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Father's Day Reflections


Jun 19, 2011

Robert and Tyler Stevenson

With Father's Day just around the corner, I thought it would be nice to stop for a moment and reflect on what dads do for us, especially dads who have diabetic children. The pressure and emotional aspects of diabetes can be overwhelming, not to mention the stress it can put on a family. For every needle prick, shot, and counted carb my father (and mother) helped me with, I want to say thanks.

The day I was diagnosed with type 1 diabetes, my parents immediately let me know that handling my diabetes was going to be a group effort in our household. I have had diabetes for eleven years. I was diagnosed with the disease when I was nine years old, so my parents had to deal with it as I journeyed through puberty and those volatile teenage years.

At the time I received my diagnosis, my life immediately changed, but so did the life of my parents. A nine-year-old kid doesn't think about what his parents are going though, how they are holding up, what limitations have been placed on their lives because of their child's disease. Neither does a teenager. But as a junior in college, having been away from home for two years, I have a greater respect for and understanding of what my parents have doing for me to help me deal with diabetes.

I first want to preface everything that follows with a little disclaimer: I am in no way suggesting that any parents change their routine, attitude, or methods of dealing with their child's diabetes. I am only going to tell you what I have witnessed my parents doing that has worked for me. Everyone has different circumstances, situations, and family make-up, which may or may not allow you to do some of the things my parents have done. My only hope is that what I am about to share will give you a little better insight on how my parents have coped with my disease, which might help you.

I don't want to bore you with page after page of things we do in great detail, so let me just give you some highlights to consider.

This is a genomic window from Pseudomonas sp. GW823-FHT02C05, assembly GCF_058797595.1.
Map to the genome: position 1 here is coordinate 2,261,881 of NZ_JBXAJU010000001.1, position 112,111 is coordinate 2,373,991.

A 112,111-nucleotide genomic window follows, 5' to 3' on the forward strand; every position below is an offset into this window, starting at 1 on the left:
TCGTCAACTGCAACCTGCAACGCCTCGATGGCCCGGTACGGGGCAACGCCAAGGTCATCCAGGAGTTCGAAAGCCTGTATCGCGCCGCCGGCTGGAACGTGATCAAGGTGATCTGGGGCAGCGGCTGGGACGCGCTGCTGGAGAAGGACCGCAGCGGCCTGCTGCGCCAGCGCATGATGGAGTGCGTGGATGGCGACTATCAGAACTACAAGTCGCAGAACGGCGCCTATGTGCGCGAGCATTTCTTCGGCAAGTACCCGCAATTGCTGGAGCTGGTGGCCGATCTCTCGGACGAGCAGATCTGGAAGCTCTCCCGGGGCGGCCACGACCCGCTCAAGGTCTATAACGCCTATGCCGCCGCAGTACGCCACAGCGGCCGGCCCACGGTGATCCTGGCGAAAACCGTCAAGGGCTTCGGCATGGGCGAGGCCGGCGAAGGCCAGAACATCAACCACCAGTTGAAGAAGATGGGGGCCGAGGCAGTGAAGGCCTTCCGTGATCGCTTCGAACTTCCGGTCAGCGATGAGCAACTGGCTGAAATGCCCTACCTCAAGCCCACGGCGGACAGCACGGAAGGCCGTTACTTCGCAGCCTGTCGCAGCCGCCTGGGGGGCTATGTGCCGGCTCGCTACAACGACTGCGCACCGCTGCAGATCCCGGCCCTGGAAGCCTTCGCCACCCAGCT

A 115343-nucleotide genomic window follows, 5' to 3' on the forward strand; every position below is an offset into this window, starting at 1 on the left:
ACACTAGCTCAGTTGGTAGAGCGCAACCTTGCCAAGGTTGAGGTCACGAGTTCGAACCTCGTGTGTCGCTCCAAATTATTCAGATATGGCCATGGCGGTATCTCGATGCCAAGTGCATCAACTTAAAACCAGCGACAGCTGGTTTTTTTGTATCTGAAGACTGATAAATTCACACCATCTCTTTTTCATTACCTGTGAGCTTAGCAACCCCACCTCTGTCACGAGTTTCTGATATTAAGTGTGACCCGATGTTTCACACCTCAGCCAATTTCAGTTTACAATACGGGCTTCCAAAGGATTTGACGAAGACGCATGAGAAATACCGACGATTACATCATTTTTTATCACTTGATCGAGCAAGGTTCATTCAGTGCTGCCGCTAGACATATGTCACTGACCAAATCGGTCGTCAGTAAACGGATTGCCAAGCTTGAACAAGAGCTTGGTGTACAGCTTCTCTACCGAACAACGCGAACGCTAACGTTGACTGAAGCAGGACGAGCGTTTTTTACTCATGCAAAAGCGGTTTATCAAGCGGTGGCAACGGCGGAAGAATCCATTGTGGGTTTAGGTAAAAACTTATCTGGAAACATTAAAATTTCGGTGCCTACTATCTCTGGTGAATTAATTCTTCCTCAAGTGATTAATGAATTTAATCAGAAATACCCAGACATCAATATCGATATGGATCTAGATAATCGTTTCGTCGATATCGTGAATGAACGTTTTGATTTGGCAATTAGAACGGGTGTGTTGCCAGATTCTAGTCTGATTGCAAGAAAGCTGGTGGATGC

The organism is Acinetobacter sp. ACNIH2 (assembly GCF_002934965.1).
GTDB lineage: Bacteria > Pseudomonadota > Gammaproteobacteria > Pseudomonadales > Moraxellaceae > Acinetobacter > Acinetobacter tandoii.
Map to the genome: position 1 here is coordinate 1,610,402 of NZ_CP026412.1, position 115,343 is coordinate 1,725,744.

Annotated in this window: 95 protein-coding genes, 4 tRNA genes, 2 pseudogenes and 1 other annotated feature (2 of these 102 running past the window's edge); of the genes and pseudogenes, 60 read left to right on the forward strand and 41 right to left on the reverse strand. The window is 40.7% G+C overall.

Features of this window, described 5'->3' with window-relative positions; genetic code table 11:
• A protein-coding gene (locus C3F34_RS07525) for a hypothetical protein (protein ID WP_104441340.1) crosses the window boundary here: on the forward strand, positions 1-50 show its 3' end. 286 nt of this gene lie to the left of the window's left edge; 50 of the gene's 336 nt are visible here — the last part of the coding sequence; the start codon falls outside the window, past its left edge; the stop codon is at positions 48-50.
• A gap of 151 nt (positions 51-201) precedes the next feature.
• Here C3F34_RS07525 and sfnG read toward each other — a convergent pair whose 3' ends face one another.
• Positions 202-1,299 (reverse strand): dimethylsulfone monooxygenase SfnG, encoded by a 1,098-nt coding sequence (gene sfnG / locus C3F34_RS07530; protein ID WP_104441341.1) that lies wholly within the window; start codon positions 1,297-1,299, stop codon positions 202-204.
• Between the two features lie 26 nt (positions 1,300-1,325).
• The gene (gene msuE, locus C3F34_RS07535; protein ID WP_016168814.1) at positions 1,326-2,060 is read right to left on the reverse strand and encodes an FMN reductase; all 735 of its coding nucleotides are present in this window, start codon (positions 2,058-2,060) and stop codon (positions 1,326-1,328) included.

►If there was any one thing my parents did that helped me the most with my disease, it would be calculating carbs at meal/snack time. We have a small notebook in which we record everything. Some people might think that is ridiculous, but it works for us. We write down what my blood sugar is before I eat, along with what I am eating, the carb count, and the total amount of my shot or bolus. If my blood sugar goes low or high after I eat, we have something to reference. My parents even have a list of different fast food items that I like to eat (with carb counts) in the back of the notebook for easy reference.

►I have heard people say that parents need to let their children learn how to handle their disease on their own. My parents' answer to that is, "Tyler is going to have to deal with his diabetes for his entire life; I think the least we can do is help him for the first 10 years."  Meal time was a group effort and I never felt that I was left alone to handle my disease. Oh, one other point here: they never eat or drink anything I can't have.

►As blood sugars change, so does the disposition of your child. If he is being difficult, always consider that it might be the "diabetes talking" and not your real child. There have been many times I have felt bad because my blood sugar levels were "off," and I am sure I was not the easiest person to be around.

►We inform all teachers, administrators, and coaches in writing about my situation. We have a standard package that we send out every year that details everything they should know about my diabetes and what I might have to do if I experience high or low blood sugars at school. Of course, a 504 plan is always an option.

►Unfortunately, most people think diabetes is an easy disease to handle. Some people think you just take a pill or watch your diet closely. They have no idea of the seriousness of the disease, and even when you explain it, they still don't "get it." We have learned that unless people have lived it, they will never totally understand it, so we take full responsibility for my disease.

In my family, diabetes is a group disease. I don't feel that any child should have to deal with this on his own---being a kid/teenager is tough enough.

I hope that these thoughts will help your family come together and fight this disease. I know for a fact that they have helped us. Dad, I know you're reading this, so I'd like to say thanks for all that you have done to help me with my diabetes. Just relax this Father's Day and enjoy your day---you deserve it.  To all you dads (and moms) out there who have children with diabetes, we really do appreciate all that you do and your sacrifices for us, even though we don't say it enough.


Categories: Blood Sugar, Carbs, Diabetes, Diabetes, Diabetic, Food, Kids & Teens, Shots, Type 1 Issues



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Comments

Posted by Anonymous on 19 June 2011

Thanks for the positive thoughts on Father's Day. It's nice to know that there are parents that take such an active roll in their child's health. Love your articles!!

Posted by Anonymous on 19 June 2011

Tyler, I love your article. Your parents are wonderful!!! We have learned so much from your Mom!!! Thank you !!!!
Wendy M.

Posted by Anonymous on 19 June 2011